Wealth inequality in the US has followed a U-shaped evolution over the last century – there was a substantial democratisation of wealth from the Great Depression to the late 1970s, followed by a sharp rise in wealth inequality. This column discusses new evidence on the concentration of wealth in the US. Growing wealth disparity is fuelled by increases in both income and saving rate inequalities between the haves and the have nots.
There is no dispute that income inequality has been on the rise in the US for the past four decades. The share of total income earned by the top 1% of families was less than 10% in the late 1970s, but now exceeds 20% as of the end of 2012 (Piketty and Saez 2003). A large portion of this increase is due to an upsurge in the labour incomes earned by senior company executives and successful entrepreneurs. But is the rise in US economic inequality purely a matter of rising labour compensation at the top, or did wealth inequality rise as well?
Before we answer that question (hint: the answer is a definitive yes, as we will demonstrate below) we need to define what we mean by wealth. Wealth is the stock of all the assets people own, including their homes, pension saving, and bank accounts, minus all debts. Wealth can be self-made out of work and saving, but it can also be inherited. Unfortunately, there is much less data available on wealth in the US than there is on income. Income tax data exists since 1913 – the first year the country collected federal income tax – but there is no comparable tax on wealth to provide information on the distribution of assets. Currently available measures of wealth inequality rely either on surveys (the Survey of Consumer Finances of the Federal Reserve Board), on estate tax return data (Kopczuk and Saez 2004), or on lists of wealthy individuals, such as the Forbes 400 list of wealthiest Americans.
In our new working paper (Saez and Zucman 2014), we try to measure wealth in another way. We use comprehensive data on capital income – such as dividends, interest, rents, and business profits – that is reported on individual income tax returns since 1913. We then capitalise this income so that it matches the amount of wealth recorded in the Federal Reserve’s Flow of Funds, the national balance sheets that measure aggregate wealth of US families. In this way we obtain annual estimates of US wealth inequality stretching back a century.
Wealth inequality, it turns out, has followed a spectacular U-shaped evolution over the past 100 years. From the Great Depression in the 1930s through the late 1970s there was a substantial democratisation of wealth. The trend then inverted, with the share of total household wealth owned by the top 0.1% increasing to 22% in 2012 from 7% in the late 1970s (see Figure 1). The top 0.1% includes 160,000 families with total net assets of more than $20 million in 2012.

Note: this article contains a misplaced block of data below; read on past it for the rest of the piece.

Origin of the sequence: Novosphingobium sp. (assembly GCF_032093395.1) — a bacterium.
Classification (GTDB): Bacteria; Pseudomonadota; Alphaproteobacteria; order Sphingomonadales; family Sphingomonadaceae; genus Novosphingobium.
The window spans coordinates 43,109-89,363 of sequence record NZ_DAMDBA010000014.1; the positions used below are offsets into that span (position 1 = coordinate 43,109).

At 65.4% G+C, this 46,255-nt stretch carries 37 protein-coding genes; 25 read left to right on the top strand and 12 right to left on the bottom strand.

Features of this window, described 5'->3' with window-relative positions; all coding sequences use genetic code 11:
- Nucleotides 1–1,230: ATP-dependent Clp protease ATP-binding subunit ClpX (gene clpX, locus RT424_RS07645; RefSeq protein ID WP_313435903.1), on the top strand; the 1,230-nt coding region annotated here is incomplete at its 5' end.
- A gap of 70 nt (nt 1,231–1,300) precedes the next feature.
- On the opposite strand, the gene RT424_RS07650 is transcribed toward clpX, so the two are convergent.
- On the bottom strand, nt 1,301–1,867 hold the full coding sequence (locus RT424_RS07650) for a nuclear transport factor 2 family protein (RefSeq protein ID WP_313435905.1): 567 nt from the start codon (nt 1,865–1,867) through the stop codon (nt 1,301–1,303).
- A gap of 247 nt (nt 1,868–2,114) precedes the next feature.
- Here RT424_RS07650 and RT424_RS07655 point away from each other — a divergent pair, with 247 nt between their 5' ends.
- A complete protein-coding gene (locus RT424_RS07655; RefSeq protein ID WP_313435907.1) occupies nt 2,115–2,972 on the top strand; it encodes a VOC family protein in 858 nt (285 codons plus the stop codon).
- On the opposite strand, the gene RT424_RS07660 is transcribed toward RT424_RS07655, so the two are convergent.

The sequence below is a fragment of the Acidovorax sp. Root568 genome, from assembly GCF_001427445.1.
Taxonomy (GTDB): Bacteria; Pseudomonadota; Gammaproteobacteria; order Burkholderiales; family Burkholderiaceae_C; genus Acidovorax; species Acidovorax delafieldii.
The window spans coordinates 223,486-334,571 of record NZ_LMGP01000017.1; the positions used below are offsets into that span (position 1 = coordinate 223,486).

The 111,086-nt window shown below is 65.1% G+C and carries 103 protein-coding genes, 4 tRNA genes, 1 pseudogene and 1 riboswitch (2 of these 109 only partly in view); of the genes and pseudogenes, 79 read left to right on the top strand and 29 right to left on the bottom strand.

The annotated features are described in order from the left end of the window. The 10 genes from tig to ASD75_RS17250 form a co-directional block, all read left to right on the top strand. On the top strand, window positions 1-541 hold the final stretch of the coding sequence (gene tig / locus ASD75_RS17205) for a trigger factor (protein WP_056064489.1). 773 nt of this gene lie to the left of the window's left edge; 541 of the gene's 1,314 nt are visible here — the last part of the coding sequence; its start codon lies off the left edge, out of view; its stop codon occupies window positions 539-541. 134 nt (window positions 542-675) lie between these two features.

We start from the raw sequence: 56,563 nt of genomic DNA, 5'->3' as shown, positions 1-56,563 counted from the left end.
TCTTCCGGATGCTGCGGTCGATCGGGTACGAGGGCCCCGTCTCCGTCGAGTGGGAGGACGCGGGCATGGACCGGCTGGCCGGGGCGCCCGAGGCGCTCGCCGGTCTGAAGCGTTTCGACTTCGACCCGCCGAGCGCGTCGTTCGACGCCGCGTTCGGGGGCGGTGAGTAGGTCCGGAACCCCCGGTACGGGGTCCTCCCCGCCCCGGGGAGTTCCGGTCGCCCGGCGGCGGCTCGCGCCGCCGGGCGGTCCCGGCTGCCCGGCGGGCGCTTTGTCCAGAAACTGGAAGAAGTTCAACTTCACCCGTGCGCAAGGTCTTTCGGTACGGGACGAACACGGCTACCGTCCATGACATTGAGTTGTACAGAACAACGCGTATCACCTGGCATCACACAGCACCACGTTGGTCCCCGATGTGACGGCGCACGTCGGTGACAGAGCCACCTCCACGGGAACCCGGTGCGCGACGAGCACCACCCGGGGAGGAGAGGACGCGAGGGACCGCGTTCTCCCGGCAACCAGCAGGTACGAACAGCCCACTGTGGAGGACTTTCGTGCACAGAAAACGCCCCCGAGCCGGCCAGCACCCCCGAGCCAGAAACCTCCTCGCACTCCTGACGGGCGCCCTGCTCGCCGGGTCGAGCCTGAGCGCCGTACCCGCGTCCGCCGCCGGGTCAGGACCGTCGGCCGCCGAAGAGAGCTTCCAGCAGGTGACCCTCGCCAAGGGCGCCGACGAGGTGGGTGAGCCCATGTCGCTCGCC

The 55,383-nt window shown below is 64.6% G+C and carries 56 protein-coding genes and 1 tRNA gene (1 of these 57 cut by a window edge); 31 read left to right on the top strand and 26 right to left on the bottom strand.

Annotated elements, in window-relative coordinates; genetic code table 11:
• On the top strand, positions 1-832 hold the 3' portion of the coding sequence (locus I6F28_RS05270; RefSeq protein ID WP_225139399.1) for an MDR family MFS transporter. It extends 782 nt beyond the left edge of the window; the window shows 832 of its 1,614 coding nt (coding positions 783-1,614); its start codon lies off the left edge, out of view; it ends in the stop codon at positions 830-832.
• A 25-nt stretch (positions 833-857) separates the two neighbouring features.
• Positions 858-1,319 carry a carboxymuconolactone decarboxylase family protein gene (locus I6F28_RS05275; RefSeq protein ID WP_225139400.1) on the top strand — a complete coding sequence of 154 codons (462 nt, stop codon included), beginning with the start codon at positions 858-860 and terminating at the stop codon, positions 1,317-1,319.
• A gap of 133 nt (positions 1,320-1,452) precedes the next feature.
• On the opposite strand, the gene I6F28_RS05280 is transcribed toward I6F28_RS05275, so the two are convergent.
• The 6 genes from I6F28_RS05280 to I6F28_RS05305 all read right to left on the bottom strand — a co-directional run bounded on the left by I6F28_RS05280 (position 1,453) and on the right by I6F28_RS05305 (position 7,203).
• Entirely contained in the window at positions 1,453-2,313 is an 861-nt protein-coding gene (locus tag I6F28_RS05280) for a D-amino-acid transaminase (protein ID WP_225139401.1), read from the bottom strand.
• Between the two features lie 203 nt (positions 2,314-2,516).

Notes: The figure plots wealth share owned by the top .1% richest families in the US from 1913 to 2012. Wealth is total assets (including real estate and funded pension wealth) net of all debts. Wealth excludes the present value of future government transfers (such as Social Security or Medicare benefits).
Source: Saez and Zucman (2014).
Figure 1 shows that wealth inequality has exploded in the US over the past four decades. The share of wealth held by the top 0.1% of families is now almost as high as in the late 1920s, when The Great Gatsby defined an era that rested on the inherited fortunes of the robber barons of the Gilded Age.
In recent decades, only a tiny fraction of the population saw its wealth share grow. While the wealth share of the top 0.1% increased a lot in recent decades, that of the next 0.9% (families between the top 1% and the top 0.1%) did not. And the share of total wealth of the “merely rich” – families who fall in the top 10% but are not wealthy enough to be counted among the top 1% – actually decreased slightly over the past four decades. In other words, family fortunes of $20 million or more grew much faster than those of only a few millions.
The flip side of these trends at the top of the wealth ladder is the erosion of wealth among the middle class and the poor. There is a widespread public view across American society that a key structural change in the US economy since the 1920s is the rise of middle-class wealth, in particular because of the development of pensions and the rise in home ownership rates. But our results show that while the share of wealth of the bottom 90% of families did gradually increase from 15% in the 1920s to a peak of 36% in the mid-1980s, it then dramatically declined. By 2012, the bottom 90% collectively owns only 23% of total US wealth, about as much as in 1940 (see Figure 2).
Notes: The figure plots wealth share owned by the bottom 90% poorest families in the US from 1917 to 2012. Wealth is total assets (including real estate and funded pension wealth) net of all debts. Wealth excludes the present value of future government transfers (such as Social Security or Medicare benefits).
Source: Saez and Zucman (2014).
The growing indebtedness of most Americans is the main reason behind the erosion of the wealth share of the bottom 90% of families. Many middle-class families own homes and have pensions, but too many of these families also have much higher mortgages to repay and much higher consumer credit and student loans to service than before (Mian and Sufi 2014). For a time, rising indebtedness was compensated by the increase in the market value of the assets of middle-class families. The average wealth of bottom 90% of families jumped during the stock-market bubble of the late 1990s and the housing bubble of the early 2000s. But it then collapsed during and after the Great Recession of 2007–2009 (see Figure 3).